NB: These series of post used to be in this blog, but were moved to another blog dedicated to newfangled and unearthed words.
Unpronounceable alien cliché (link)
An alien who is fluent in English, but does not say his name as it is unpronounceable by humans is a really lazy scriptwriting.
Appealing to the humanity of an alien is pretty sloppy word use. Some thoughts into the suffix -kind and into alternative words that are applicable to sentient non-humans.
The word ultimate has become a buzzword. What comes next?
The classical flying spaghetti monster (link)
Macaroteras volans is Latin for the flying spaghetti monster.
Adjectives for programming languages (link)
Only Python seems to be the only programming language with an adjective (pythonic).
The suffix -ennium means years (not -ium) and it has been proven as handy in Italian.
Italian untranslatability (link)
There are many many Italian words that can't be translated into English with a single word… many of them are telling of Italians.
Meline TB (link)
The adjective for badger is meline, but only one article talks of meline TB…
The plural of octopus is painful. It is a few layers more complex that simply "it's Latin not English" or "it's Greek, not Latin" as it's Neolatin copying a Latin loanword mangled from Greek.
Homologues and synonyms (link)
The analogy of the evolution of languages and genomes is a common one. How far does it extend and when does it break down?
This blog has been tidying up and the linguistic parts have formed another blog.
A jumbled map of Britain (link)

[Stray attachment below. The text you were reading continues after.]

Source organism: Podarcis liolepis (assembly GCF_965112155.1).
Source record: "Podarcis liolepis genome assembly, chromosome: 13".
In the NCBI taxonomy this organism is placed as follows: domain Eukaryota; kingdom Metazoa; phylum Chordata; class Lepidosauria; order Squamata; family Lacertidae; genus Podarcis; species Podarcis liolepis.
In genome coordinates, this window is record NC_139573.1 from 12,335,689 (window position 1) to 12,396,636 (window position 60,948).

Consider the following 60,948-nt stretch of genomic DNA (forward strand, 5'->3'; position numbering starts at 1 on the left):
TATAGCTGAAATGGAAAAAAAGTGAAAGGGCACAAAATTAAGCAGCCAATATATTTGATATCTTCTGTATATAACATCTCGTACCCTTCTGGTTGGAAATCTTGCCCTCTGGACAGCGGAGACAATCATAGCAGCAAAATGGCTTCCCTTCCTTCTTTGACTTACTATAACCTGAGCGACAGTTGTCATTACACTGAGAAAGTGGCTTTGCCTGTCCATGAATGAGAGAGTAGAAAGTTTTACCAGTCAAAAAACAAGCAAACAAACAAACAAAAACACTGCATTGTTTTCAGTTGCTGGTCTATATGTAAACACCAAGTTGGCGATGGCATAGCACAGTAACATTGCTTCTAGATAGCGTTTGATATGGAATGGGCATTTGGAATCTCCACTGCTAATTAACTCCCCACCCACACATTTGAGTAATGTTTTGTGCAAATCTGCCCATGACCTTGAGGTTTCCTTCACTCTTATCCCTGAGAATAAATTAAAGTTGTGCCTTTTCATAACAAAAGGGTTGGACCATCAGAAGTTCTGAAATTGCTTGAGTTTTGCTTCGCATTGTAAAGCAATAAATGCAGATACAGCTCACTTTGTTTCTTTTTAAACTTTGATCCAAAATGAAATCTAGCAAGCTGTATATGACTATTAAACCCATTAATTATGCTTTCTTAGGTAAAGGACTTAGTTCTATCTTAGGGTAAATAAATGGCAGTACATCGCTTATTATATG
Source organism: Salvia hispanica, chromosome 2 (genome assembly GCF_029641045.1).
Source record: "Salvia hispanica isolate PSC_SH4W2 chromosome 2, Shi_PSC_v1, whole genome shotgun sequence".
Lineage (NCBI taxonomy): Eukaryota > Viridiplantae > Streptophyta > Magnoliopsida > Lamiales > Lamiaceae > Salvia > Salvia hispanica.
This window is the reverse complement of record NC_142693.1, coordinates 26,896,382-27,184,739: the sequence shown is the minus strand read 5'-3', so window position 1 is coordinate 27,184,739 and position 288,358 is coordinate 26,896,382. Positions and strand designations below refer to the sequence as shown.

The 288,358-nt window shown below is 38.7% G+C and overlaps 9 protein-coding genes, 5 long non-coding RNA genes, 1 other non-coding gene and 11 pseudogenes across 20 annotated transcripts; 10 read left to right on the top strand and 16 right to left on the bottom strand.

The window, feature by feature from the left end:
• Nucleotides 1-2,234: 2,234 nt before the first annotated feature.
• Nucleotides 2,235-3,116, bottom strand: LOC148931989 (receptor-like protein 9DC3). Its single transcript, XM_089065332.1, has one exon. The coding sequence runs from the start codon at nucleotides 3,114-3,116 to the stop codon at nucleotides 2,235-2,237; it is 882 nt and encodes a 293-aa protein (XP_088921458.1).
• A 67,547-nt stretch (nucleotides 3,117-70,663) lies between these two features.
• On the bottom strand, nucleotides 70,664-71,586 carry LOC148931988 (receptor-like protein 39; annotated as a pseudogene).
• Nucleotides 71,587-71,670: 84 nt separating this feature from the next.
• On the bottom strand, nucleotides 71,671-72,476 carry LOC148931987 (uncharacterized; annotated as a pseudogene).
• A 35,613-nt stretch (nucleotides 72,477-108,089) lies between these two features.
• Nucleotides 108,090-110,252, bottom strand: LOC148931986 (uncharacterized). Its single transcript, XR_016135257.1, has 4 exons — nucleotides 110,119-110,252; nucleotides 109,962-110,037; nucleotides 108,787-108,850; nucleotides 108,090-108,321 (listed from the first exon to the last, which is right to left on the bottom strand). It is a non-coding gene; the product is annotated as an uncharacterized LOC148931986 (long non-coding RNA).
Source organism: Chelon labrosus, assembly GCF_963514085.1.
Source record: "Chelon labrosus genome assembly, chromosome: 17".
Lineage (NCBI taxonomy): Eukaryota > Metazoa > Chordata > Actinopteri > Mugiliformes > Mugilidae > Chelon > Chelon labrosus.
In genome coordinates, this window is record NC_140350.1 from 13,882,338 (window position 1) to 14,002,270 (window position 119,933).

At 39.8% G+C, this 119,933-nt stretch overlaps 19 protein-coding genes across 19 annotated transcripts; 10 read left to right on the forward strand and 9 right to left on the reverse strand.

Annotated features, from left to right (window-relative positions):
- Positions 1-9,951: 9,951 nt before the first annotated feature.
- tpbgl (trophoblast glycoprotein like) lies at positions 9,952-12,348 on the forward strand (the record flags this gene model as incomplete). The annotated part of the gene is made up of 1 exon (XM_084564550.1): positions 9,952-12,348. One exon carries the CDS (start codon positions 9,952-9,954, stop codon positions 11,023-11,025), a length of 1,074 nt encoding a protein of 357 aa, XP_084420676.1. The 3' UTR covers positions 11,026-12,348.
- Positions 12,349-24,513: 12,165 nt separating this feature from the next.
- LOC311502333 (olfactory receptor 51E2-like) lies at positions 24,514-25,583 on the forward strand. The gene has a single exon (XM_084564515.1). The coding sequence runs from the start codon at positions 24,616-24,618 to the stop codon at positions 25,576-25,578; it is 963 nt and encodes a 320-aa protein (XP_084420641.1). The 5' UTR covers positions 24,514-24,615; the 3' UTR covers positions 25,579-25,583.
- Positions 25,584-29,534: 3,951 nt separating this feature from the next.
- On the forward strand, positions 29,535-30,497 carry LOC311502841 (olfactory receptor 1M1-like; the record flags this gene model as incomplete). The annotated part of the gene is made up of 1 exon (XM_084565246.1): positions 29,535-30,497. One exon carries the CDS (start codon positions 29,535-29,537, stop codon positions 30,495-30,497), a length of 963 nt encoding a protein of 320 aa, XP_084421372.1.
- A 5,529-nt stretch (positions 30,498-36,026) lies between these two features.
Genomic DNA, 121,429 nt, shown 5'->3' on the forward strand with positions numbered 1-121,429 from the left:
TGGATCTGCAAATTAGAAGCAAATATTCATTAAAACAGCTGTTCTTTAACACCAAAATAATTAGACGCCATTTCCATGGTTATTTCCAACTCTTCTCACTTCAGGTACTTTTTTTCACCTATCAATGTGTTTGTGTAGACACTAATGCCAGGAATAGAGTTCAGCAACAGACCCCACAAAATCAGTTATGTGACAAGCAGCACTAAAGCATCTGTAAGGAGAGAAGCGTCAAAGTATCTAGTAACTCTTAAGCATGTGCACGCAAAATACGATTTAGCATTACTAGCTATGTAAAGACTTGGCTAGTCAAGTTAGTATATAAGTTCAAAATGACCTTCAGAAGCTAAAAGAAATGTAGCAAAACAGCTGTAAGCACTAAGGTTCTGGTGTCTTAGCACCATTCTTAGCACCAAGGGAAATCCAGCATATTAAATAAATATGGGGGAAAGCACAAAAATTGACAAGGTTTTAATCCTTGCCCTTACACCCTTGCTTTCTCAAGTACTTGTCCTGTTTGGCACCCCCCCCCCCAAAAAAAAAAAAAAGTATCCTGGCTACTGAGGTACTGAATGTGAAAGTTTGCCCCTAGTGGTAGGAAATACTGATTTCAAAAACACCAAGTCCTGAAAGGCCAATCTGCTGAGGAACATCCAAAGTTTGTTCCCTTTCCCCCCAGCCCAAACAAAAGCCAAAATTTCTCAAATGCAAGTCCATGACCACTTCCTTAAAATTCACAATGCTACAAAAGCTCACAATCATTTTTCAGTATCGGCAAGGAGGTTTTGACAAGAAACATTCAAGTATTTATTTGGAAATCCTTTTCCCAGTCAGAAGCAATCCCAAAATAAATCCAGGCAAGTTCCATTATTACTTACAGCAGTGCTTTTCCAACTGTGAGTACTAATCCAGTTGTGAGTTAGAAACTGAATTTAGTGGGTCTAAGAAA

Countries founded by the British have many British town names in jumbled order. I haven't done the maths yet, but mathematically these maps could be fitted and used to find missing towns or the mathematically accurate names of some towns.
Throne thralls (link)
An idea of a name of game of throne fans.
Someone from Dunedin could be called a Dunedinnach if one were to go full gaelic…
Viking manbags (link)
A manbag is very manly —etymologically at least. The word bag is in fact from Old Norse.
The meal suffix (link)
A list of archaic words with the meal suffix (x by x)… plus some newfangled ones.
Genederless pronouns (link)
Swedish has genderless pronouns, what could be used in English following the same historical method?
Time travel grammar (link)
Time travel grammar is often joked about and here are my musings on the role of participles to make odd sentenses.
Fossilised participles (link)
I am a fan of the Latin future participle and it's curious that it can be still spotted, but in really odd places.
My Anglish experience (link)
My experience with Anglish was that it was fun, but it is too disorganised to be of any use.
New Zealandish (link)
There is no adjective for New Zealand as the -ish suffix isn't constructive anymore and the Germanic words sound funny with Latin suffices.
Bad car names (link)
Why do a lot of cars have terrible names or names that are unconnected with motoring? And how is it possible that many car companies make cars with grammar mistakes (sportivo) or insults in other languages (pajero)?
Why is callicolpia (having great tits) not a word, but bathycolpia (having big tits) is?
The fear of dirty dishes (a problem in shared flats) could be called pyleolecophobia.
This ferry service is trying to be hip, but forgot to check that flyte actually is an archaic word for a your-mama style word battle.